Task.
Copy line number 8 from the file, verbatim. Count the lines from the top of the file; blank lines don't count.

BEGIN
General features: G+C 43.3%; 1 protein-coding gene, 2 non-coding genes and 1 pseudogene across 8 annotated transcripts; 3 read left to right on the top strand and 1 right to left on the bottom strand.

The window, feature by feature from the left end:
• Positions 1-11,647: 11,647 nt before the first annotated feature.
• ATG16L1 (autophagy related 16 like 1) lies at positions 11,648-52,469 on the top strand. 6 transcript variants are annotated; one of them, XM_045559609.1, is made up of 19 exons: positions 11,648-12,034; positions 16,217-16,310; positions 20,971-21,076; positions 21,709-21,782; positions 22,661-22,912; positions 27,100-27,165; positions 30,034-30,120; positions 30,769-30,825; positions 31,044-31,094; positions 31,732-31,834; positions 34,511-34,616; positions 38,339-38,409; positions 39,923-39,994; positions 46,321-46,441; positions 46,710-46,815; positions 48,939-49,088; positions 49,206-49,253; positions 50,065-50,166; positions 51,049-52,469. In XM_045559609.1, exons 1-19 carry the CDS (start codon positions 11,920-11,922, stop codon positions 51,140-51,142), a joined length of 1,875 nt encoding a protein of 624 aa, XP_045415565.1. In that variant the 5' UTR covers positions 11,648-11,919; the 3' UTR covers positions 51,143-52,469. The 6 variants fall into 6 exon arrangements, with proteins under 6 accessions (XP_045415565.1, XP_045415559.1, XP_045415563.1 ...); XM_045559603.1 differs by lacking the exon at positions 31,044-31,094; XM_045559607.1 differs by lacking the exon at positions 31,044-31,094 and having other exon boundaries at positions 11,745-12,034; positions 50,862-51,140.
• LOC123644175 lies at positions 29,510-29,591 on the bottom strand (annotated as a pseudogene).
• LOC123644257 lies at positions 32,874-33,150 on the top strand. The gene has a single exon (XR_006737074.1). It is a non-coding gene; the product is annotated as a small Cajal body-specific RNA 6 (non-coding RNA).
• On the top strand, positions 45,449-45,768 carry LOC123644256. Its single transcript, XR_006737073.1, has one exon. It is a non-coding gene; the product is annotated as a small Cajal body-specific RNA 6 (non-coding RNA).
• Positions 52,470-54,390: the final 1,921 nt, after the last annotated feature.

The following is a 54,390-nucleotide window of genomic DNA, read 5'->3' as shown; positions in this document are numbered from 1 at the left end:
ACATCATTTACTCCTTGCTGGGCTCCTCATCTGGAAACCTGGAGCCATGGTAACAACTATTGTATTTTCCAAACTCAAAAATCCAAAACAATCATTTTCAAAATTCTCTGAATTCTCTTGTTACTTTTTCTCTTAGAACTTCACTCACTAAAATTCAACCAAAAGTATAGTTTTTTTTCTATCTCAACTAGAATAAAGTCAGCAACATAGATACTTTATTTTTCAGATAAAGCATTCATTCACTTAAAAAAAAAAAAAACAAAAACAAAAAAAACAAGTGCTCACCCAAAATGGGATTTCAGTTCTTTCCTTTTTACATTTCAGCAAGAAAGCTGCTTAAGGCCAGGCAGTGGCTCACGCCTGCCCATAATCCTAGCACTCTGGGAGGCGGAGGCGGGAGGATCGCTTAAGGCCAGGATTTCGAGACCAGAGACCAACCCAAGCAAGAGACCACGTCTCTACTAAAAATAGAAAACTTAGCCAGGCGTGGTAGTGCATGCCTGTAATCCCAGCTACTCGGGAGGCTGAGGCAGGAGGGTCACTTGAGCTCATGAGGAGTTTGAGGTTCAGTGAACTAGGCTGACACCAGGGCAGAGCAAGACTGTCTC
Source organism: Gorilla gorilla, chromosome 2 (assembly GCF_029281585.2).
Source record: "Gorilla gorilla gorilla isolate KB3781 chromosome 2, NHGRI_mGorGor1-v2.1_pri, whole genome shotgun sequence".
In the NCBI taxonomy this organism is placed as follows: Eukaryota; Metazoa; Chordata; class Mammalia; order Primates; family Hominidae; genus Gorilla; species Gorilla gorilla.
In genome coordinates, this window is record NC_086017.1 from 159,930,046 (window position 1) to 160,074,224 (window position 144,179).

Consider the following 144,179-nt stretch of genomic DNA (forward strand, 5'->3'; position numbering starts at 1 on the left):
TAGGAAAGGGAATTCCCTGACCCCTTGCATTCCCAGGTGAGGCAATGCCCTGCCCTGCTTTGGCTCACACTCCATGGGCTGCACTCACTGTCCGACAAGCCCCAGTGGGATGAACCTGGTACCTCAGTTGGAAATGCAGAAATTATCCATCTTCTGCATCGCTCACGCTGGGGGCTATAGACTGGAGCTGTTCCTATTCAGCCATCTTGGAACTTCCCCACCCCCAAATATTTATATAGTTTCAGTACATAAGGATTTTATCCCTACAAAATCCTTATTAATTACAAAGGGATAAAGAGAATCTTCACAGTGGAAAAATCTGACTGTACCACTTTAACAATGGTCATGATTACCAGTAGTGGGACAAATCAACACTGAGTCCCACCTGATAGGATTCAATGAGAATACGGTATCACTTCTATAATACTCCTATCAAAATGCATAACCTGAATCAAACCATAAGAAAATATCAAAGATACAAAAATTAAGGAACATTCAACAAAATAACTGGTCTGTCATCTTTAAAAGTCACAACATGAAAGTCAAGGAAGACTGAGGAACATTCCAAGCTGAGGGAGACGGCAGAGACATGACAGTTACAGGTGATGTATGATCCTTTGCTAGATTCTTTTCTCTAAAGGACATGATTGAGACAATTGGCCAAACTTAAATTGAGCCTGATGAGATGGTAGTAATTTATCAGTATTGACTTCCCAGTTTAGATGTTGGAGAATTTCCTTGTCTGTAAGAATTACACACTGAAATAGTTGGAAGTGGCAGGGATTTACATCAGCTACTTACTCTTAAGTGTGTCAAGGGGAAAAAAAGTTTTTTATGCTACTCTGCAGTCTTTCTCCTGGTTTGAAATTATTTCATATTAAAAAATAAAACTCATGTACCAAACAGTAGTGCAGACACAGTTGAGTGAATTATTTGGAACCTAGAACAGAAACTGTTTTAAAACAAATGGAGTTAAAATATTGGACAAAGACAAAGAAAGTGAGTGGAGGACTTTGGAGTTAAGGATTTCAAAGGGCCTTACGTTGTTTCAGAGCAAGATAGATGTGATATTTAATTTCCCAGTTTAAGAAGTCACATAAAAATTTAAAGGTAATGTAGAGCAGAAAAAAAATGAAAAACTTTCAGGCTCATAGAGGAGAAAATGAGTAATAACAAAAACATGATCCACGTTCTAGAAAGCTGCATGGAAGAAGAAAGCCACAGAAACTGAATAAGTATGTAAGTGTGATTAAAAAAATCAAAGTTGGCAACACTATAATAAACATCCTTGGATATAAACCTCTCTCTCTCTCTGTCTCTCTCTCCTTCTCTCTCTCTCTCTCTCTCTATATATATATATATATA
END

• Positions 52,470-54,390: the final 1,921 nt, after the last annotated feature.